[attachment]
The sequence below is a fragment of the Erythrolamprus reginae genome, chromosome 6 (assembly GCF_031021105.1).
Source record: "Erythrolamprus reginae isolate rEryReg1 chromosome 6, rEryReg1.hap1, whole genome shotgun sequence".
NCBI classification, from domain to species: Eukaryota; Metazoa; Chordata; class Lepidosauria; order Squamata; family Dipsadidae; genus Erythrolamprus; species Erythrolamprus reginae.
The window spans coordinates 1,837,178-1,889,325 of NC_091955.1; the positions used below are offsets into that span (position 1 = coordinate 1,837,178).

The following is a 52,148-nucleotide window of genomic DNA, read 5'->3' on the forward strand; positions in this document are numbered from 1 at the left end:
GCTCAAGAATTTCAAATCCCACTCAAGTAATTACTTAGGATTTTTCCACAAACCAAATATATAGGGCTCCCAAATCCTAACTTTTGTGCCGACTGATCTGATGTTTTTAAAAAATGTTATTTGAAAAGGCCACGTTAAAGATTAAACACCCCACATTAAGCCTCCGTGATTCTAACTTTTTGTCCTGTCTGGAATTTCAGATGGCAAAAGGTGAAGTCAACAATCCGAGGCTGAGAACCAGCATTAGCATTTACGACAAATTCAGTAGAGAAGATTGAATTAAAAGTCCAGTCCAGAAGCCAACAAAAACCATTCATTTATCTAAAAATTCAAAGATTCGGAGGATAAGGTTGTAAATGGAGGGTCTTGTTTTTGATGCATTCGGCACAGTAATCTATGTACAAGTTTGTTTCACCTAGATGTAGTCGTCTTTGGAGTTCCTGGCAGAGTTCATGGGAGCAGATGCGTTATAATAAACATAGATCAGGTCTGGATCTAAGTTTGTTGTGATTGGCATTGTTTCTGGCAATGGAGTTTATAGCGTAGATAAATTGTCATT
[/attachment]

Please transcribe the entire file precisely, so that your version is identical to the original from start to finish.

The sequence below is a fragment of the Erythrolamprus reginae genome, chromosome 6 (assembly GCF_031021105.1).
Source record: "Erythrolamprus reginae isolate rEryReg1 chromosome 6, rEryReg1.hap1, whole genome shotgun sequence".
NCBI classification, from domain to species: Eukaryota; Metazoa; Chordata; class Lepidosauria; order Squamata; family Dipsadidae; genus Erythrolamprus; species Erythrolamprus reginae.
The window spans coordinates 1,837,178-1,889,325 of NC_091955.1; the positions used below are offsets into that span (position 1 = coordinate 1,837,178).

The following is a 52,148-nucleotide window of genomic DNA, read 5'->3' on the forward strand; positions in this document are numbered from 1 at the left end:
GCTCAAGAATTTCAAATCCCACTCAAGTAATTACTTAGGATTTTTCCACAAACCAAATATATAGGGCTCCCAAATCCTAACTTTTGTGCCGACTGATCTGATGTTTTTAAAAAATGTTATTTGAAAAGGCCACGTTAAAGATTAAACACCCCACATTAAGCCTCCGTGATTCTAACTTTTTGTCCTGTCTGGAATTTCAGATGGCAAAAGGTGAAGTCAACAATCCGAGGCTGAGAACCAGCATTAGCATTTACGACAAATTCAGTAGAGAAGATTGAATTAAAAGTCCAGTCCAGAAGCCAACAAAAACCATTCATTTATCTAAAAATTCAAAGATTCGGAGGATAAGGTTGTAAATGGAGGGTCTTGTTTTTGATGCATTCGGCACAGTAATCTATGTACAAGTTTGTTTCACCTAGATGTAGTCGTCTTTGGAGTTCCTGGCAGAGTTCATGGGAGCAGATGCGTTATAATAAACATAGATCAGGTCTGGATCTAAGTTTGTTGTGATTGGCATTGTTTCTGGCAATGGAGTTTATAGCGTAGATAAATTGTCATT